secure-sockets- Secure point-to-point connectivity library

Safe HaskellNone




This library simplifies the task of securely connecting two servers to each other. It closely mimicks the regular socket API, and adds the concept of identity: each communicating server has an identity, and connections can only be established between two servers who know each other and expect to be communicating.

Under the hood, the library takes care of strongly authenticating the connection, and of encrypting all traffic. If you successfully establish a connection using this library, you have the guarantee that the connection is secure.



First, each host needs to generate a local identity for itself. A local identity allows a server to authenticate itself to remote peers.

   id <- newLocalIdentity "" 365
   writeIdentity id >>= writeFile "server.key"

The name is not used at all by the library, it just allows you to identify the key later on if you need to.

This identity contains secret key material that only the generating host should have. From this, we need to generate a public identity that can be given to other hosts.

   id <- readFile "server.key" >>= readIdentity
   writeIdentity (toPeerIdentity id) >>= writeFile ""

This public file should be distributed to the servers with whom you want to communicate. Once everyone has the public identities of their peers, we can start connecting. First, one host needs to start listening for connections.

   me     <- readFile "a.key" >>= readIdentity
   you    <- readFile "" >>= readIdentity
   server <- newServer (Nothing, "4242")
   conn   <- accept me [you] server

Then, another host needs to connect.

   me   <- readFile "b.key" >>= readIdentity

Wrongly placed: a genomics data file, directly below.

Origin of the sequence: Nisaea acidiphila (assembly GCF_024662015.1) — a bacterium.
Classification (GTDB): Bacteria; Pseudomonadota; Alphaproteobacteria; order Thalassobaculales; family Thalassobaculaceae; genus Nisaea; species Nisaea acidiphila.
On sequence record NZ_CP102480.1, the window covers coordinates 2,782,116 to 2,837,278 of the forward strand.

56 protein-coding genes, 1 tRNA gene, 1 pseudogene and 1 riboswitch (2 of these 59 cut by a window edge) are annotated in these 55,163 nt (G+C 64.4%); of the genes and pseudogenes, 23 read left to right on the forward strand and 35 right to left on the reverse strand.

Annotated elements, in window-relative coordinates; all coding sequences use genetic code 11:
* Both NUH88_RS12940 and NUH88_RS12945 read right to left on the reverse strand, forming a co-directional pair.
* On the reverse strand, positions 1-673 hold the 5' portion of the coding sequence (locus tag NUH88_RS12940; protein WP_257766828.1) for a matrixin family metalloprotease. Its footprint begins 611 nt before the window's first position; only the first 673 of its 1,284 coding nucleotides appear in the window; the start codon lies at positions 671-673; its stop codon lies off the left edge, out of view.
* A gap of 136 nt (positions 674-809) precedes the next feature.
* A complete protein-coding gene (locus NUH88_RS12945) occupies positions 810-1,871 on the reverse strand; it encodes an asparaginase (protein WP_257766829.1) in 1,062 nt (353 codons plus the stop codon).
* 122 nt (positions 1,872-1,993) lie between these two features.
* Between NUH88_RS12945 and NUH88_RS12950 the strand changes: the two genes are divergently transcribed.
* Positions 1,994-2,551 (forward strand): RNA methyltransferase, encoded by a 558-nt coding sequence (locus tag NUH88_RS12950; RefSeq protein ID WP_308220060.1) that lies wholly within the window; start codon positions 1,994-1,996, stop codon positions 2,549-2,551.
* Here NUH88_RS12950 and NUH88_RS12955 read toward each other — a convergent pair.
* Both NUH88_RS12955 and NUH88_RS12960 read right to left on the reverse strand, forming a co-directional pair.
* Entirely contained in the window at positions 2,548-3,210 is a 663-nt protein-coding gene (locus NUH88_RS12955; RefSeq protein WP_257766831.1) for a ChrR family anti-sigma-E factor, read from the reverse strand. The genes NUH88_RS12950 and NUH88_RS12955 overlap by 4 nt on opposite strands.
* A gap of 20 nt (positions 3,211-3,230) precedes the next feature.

you  <- readFile "" >>= readIdentity
   conn <- connect me [you] ("", "4242")

Et voila! From there on, you can communicate using the usual socket-ish API:

   write conn "hello?"
   read conn 128 >>= putStrLn
   close conn

N.B. The program should start with withOpenSSL in order to initialize SSL (main = withOpenSSL $ do).

Internals and caveats

Note that this section gives out internal implementation details which are subject to change! Compatibility breakages will be indicated by appropriate version number bumps for the package, and the internal details of new versions may bear no resemblance whatsoever to the old version.

The current implementation uses OpenSSL (via HsOpenSSL) for transport security, with the AES256-SHA ciphersuite and 4096 bit RSA keys.

Due to a current limitation of the HsOpenSSL API, we do not use a ciphersuite that makes use of ephemeral keys for encryption. The consequence is that connections established with this library do not provide perfect forward secrecy.

That is, if an attacker can compromise the private keys of the communicating servers, she can decrypt all past communications that she has recorded.

This shortcoming will be fixed at some point, either by adding Diffie-Hellman keying support to HsOpenSSL, or by switching to a different underlying implementation.

Managing identities

class Identity a whereSource

An identity, public or private.


identityName :: a -> StringSource